A presidential bid isn't the definite next move for the senator, who's also up for reelection in 2016 and has said he'll only run for one office — but for many of his donors and supporters attending his two-day summit in Miami, it's the obvious one. Attendees were given the impression by Rubio and his aides that while the senator hasn't made a decision yet, he has prepared the funding and staffing infrastructure to go all in.
And speaking to some audience members who were listening, the pitch worked.
"I'm very taken with him," said Anthony Gioia, an ambassador under George W. Bush and a major GOP fundraiser who supported Mitt Romney in 2012.
Convincing his financial backers that he has the campaign organization to launch a 2016 bid at a moment's notice is important as Rubio's would-be primary challengers have been more public and direct about their intentions for weeks now. While the freshman Florida senator gathered donors and staff at the posh Delano hotel, at least 10 Republican hopefuls were addressing potential Iowa caucus-goers and former governors Jeb Bush and Mitt Romney criss-crossed the country meeting with voters and Republican officials.
Back in Miami, Gioia said that while he hasn't decided who to support in the GOP primary, he was impressed by Rubio's command of the foreign policy challenges facing the nation and, in particular, the senator's charisma and compelling personal story.
"He's extremely articulate," Gioia said. "Someone who's going to be president has to be able to lead. And you have to be articulate to be able to lead."
Gioia was one of nearly 300 donors and supporters gathered at the hotel on Friday night and Saturday morning for the senator's annual "Team Rubio" meeting. Attendees included Al Cardenas, former chairman of the American Conservative Union and a supporter of both Rubio and Jeb Bush; Dirk Van Dongen, chair of Rubio's D.C. steering committee; Matt Keelen, a major Rubio donor, and Geoff Verhoff, a D.C. lobbyist and a member of Rubio's D.C. steering committee.
Rubio spent nearly three hours Friday night chatting individually with attendees, telling jokes and stories with them on the candlelit patio after guests enjoyed a buffet dinner and open bar.
Over a breakfast buffet Saturday morning, Rubio told the group about his thinking as he contemplates a presidential run. He's huddling with a few dozen of his top fundraisers and aides over lunch to strategize for his future, and has a more casual dinner planned Saturday night with a small circle to continue the conversation.
According to multiple attendees at the breakfast briefing, Rubio said he'd make the decision sooner rather than later, as he wants to give Republicans in the state enough time to front a strong candidate to defend his seat if he does decide to go for the White House.
Terry Sullivan, Rubio's former chief of staff who now runs his PAC, also gave a powerpoint presentation to the group outlining the senator's midterm efforts and successes, introducing the attendees to the new Republicans their money helped elect in 2014.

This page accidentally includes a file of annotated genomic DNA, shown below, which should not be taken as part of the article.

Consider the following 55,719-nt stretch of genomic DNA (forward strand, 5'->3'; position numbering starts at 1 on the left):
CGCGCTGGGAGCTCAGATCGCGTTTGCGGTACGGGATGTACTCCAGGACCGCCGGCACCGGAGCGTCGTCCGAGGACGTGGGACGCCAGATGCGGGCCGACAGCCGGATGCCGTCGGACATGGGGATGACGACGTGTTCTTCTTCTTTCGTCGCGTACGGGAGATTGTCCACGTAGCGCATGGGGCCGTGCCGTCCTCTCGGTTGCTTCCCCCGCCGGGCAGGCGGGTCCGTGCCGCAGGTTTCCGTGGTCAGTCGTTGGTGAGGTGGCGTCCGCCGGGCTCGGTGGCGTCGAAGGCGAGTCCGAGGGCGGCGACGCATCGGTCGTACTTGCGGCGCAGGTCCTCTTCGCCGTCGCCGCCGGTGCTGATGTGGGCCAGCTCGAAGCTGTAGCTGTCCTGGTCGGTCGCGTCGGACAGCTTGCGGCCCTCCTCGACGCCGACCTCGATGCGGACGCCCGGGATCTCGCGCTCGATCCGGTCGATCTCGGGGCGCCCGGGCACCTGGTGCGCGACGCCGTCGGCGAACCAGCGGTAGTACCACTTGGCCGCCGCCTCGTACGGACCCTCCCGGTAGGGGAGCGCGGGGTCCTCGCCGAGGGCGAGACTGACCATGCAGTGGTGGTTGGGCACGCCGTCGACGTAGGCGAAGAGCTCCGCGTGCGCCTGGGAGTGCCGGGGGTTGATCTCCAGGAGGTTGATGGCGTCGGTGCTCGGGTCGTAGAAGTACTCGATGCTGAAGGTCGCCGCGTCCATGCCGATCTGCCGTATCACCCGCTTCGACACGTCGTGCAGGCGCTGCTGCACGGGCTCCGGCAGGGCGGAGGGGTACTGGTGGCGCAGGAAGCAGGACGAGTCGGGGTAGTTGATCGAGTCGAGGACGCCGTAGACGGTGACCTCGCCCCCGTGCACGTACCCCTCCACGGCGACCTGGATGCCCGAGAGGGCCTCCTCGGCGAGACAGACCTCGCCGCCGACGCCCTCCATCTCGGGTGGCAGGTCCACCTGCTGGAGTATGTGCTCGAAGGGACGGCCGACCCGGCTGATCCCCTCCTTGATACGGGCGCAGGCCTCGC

Aides caution that Rubio hasn't made up his mind yet, and that these preparations will be just as useful for a Senate campaign if he decides to run for reelection.
Florida Republicans are expecting to face a fierce battle with Democrats to hold onto the seat regardless of who they run, because it's both a top pickup opportunity for Democrats hoping to take back the Senate, and a key swing state in the electoral college calculus.
Cardenas predicted the Senate fight alone could top $100 million.
"Florida's going to be the number one state in a presidential election and in the U.S. Senate election, and whether you're running for reelection in the Senate in a race that could cost 100 million, or you're running for president, you need an incredible effort just for the reelection," he said. "So if you don't start working on that now, you're not going to be able to amass the resources you need."
Rubio's well on track to amass those resources. The senator had a record January fundraising haul, beating all of his goals, according to an aide. And he's on track to surpass his February goals as well, with fundraising trips to Chicago and Texas planned for next month.
He recently brought on Anna Rogers
, the top fundraiser for major GOP spending group American Crossroads, as his finance director, though his current finance director, Dorinda Moss, will still be active in the team's fundraising efforts.
Still, many in the party remain skeptical of a first-term senator who's still haunted, in some conservative circles, by his role in negotiating the failed Senate immigration reform bill in 2013. That which both lost him support within the conservative wing in the party and raised questions about his ability to effectively govern.
He was one of a handful of potential 2016 contenders who skipped out on a conservative gathering hosted by Iowa GOP Rep. Steve King this weekend — a snub that did not go unnoticed by King, who told the crowd he believed the country's next president was one of the speakers at the confab.
But Rubio's own team doesn't believe immigration will be an issue for him in the race, if he runs. They note the senator's got strong credentials on nearly every other key conservative issue, including gun control and abortion, and see the immigration snafu as a mulligan of sorts that conservatives could forgive.
And his supporters believe he's got the charisma and compelling personal story that many other potential contenders lack.
Gioia, who's hosted fundraising dinners at his home that have netted candidates upwards of a million dollars, said he has yet to decide which Republican to support. But between Rubio and Bush, the younger senator may have won his heart.
"I'm certainly leaning very heavily towards Marco, or possibly Jeb — but I really like Marco. He's a really talented guy," Gioia said.
"He's got a good inner self too. He's comfortable in his own skin," he added.